What is a Biosand Filter?
A biosand filter (BSF) is an adaptation of the traditional slow sand filter, which has been used for community drinking water treatment for 200 years. The biosand filter is smaller (about 1 m tall, 0.3 m wide on each side) and adapted so that it does not flow continuously, making it suitable for use in people’s homes. The filter container can be made of concrete or plastic. It is filled with layers of specially selected and prepared sand and gravel. The sand removes pathogens and suspended solids from contaminated drinking water. A biological community of bacteria and other micro-organisms grows in the top 2 cm of sand. This is called the biolayer. The micro-organisms in the biolayer eat many of the pathogens in the water, improving the water treatment.
Pathogens – micro-organisms in water that make us sick
Suspended Solids – dirt and other small pieces in the water (may also be called “turbidity”)
How Does the Biosand Filter Work?
You can use any kind of water in the biosand filter – well water, borehole water, pond or river water, tap-stand water, or rainwater. This makes it very convenient for people because they can use whichever water source is closest to home, make it safe to drink. The water must not have been chlorinated though, or the chlorine will kill the biolayer. The water should also not contain any dangerous chemicals, because the biosand filter cannot remove most chemicals from water.
Contaminated water is poured into the top of the biosand filter at least once per day (but not continuously). The water poured into the top of the filter slowly drips through the holes in the diffuser, and flows down through the sand and gravel. Treated water flows out of the outlet tube. No power is required - the filter works by gravity. It should take about 1 hour to get 12-18 litres of filtered drinking water.
Pathogens and suspended solids are removed through biological and physical processes that take place in the sand. These processes include: mechanical trapping, predation, adsorption, and natural death.
The biosand filter has been studied in the field and in labs. It has been shown to remove the following from contaminated water:
The filter can also remove up to 95% of turbidity (dirt and cloudiness), and up to 95% or iron (which people often don’t like because it turns water, laundry and food red!). Like other filters, the biosand filter cannot remove dissolved contaminants or chemicals, such as salt, arsenic or fluoride. There is an adaptation of the biosand filter using rusty nails, called the Kanchan Filter, which can remove arsenic from water. CAWST has prepared a summary of laboratory and field studies for the biosand filter:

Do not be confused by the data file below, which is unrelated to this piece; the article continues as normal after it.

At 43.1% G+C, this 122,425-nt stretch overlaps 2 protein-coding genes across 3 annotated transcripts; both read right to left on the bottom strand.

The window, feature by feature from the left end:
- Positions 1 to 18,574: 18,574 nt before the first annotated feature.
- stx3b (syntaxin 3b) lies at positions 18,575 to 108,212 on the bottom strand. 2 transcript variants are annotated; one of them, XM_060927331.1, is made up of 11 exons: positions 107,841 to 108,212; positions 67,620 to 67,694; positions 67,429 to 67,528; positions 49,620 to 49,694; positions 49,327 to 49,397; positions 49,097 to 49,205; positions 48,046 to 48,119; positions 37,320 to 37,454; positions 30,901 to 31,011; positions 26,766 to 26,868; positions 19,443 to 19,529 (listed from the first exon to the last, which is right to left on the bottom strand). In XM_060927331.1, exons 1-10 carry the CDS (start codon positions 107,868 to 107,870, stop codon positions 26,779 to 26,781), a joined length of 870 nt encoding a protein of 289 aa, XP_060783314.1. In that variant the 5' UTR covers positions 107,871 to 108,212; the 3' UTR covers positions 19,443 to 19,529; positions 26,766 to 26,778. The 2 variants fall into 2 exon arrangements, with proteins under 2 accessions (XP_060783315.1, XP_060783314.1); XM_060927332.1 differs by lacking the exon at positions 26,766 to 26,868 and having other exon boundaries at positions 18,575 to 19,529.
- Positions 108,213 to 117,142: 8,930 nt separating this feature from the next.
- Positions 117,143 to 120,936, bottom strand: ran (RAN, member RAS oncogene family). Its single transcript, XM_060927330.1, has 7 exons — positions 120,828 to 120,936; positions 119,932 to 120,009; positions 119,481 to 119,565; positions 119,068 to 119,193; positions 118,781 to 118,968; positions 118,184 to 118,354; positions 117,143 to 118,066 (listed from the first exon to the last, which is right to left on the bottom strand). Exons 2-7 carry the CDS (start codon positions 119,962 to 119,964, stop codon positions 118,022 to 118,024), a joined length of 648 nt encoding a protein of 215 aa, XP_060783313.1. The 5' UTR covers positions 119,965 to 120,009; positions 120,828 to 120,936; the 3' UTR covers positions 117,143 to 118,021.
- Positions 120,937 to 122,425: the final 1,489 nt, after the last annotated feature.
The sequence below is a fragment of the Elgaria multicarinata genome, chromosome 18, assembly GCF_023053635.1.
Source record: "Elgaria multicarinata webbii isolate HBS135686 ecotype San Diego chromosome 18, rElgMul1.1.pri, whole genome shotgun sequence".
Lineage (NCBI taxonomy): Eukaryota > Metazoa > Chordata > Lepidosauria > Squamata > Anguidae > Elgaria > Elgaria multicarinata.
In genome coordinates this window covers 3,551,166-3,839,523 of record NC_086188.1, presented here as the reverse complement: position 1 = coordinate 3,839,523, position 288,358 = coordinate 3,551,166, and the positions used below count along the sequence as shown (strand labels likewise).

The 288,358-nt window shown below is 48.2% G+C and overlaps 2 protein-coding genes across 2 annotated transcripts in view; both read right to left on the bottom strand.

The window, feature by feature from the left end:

The biosand filter is best used as one step in a multi-barrier approach to safe drinking water. Different treatment methods remove different things from contaminated water. Although the water may look clear after filtration, there may still be some bacteria and viruses in the water. It is necessary to also disinfect the filtered water to ensure the safest drinking water possible. The most common low-cost methods used around the world to disinfect drinking water are:
Chlorine (liquid or tablet) Solar disinfection (SODIS) Boiling
History of the Biosand Filter
Dr. David Manz developed the household biosand filter in the 1990s at the University of Calgary, Canada. In 2001, CAWST was founded to provide the professional services needed for the humanitarian distribution of the filter in developing countries. As new research becomes available, CAWST periodically updates the biosand filter design and recommended operating conditions to provide better water treatment. The current recommended filter is Version 10.
As of June 2012,CAWST estimates that well over 430,000 biosand filters have been implemented in more than 63 countries around the world.
Training is essential to ensure the proper and consistent use of the filters in diverse regions of the world. CAWST offers workshops around the world to train individuals, organizations, and government agencies on how to implement biosand filter projects. Workshops will help prepare you to promote, construct, install, and monitor biosand filters, as well as how to educate users about filter operation and maintenance. CAWST’s workshops are delivered in a participatory way, so that you will remember what you learn and come away with the hands-on knowledge you need to implement a biosand filter project in a developing country.
CAWST also serves as a centre of expertise, providing technical and implementation support in project development, troubleshooting, education resources, network building, and project management for household water treatment, sanitation and hygiene. Please contact us at firstname.lastname@example.org if you have any questions.
Biosand Filter Knowledge Base
www.biosandfilters.info is an online Knowledge Base for Biosand Filter implementers. Join the biosand filter community and share your knowledge and experience.